Krit, perhaps more than any other “freshman” emcee is who I probably want to succeed the most. Krit can be described best as a student of both Outkast and UGK, channelling the respective groups funk and soul musical sound-bed while embedding it with highly personal introspection (amid the obligatory ‘trunk rattlers’. Krit is not a phenomenal lyricist (albeit highly capable), he is however a truly excellent songwriter. Most people slept on the gems he loaded into the BET ciphers during his understated verse and it is that verse which best reveals what Krit is about, personable ruminations on life (revisit that shit please).
Kendrick Lamar – Section 80.
Kendrick Lamar is probably who most rap fans wish or thought J.Cole was. That is not an insult but it seems inevitable that Kendrick (as an emcee) is destined to overshadow Cole in the coming year. This guy, thus far, really does seem to have it all. This album follows the conceptual ark of the 80s crack babies, the ADD generation. Kendrick dissects drug use (ADHD), political criticism (Ronald Reagan Era) and religion (Kush and Corinthians) as if he has been doing this for years. Even more impressive is that Kendrick crafted Section 80 with a palpable but not overbearing crossover appeal that rarely descends into the trite. Cosigns from almost any legend worth his salt almost guarantee this guy for some much deserved success. It also helps that he had a stellar guest verse on an album in 80 of all women’s itunes (Drake’s Take Care). I cannot see how he will fail.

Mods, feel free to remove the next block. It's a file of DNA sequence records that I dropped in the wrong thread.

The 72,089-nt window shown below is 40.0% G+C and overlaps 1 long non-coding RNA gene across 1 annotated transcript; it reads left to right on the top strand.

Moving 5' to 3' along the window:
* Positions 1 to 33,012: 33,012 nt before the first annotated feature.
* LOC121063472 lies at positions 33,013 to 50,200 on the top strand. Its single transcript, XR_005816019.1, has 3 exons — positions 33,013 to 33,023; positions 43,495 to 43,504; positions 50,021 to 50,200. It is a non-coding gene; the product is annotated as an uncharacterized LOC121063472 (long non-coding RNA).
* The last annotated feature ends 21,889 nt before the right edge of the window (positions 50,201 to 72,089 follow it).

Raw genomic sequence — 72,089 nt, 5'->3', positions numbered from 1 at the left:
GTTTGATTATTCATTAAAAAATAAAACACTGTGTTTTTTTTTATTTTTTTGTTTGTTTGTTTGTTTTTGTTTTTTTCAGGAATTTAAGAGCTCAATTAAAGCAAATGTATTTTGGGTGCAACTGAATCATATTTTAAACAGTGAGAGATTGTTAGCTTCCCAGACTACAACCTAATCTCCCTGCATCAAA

The Weeknd – House of Balloons
House of Balloons, many forget in their inevitable elitist backlash of The Weeknd, came out of the blue and had casual fans and pitchfork-ers raving in equal measure. This album can be described as the polar opposite to the also excellent Nostalgia Ultra by Frank Ocean. Where Frank channelled more traditional R&B and Neo-Soul elements, The Weeknd provided the culmination of the internet generation’s vices and music tastes. Debauchery is definitely the best word to describe this album. Perhaps in that sense it is fairly traditional. Either way the range of musical influences coalesced into one tailored sound is extremely impressive, indie music (the title track) sitting happily with Hip-Hop and Post-Dub (or woreva you wish to call it) influences.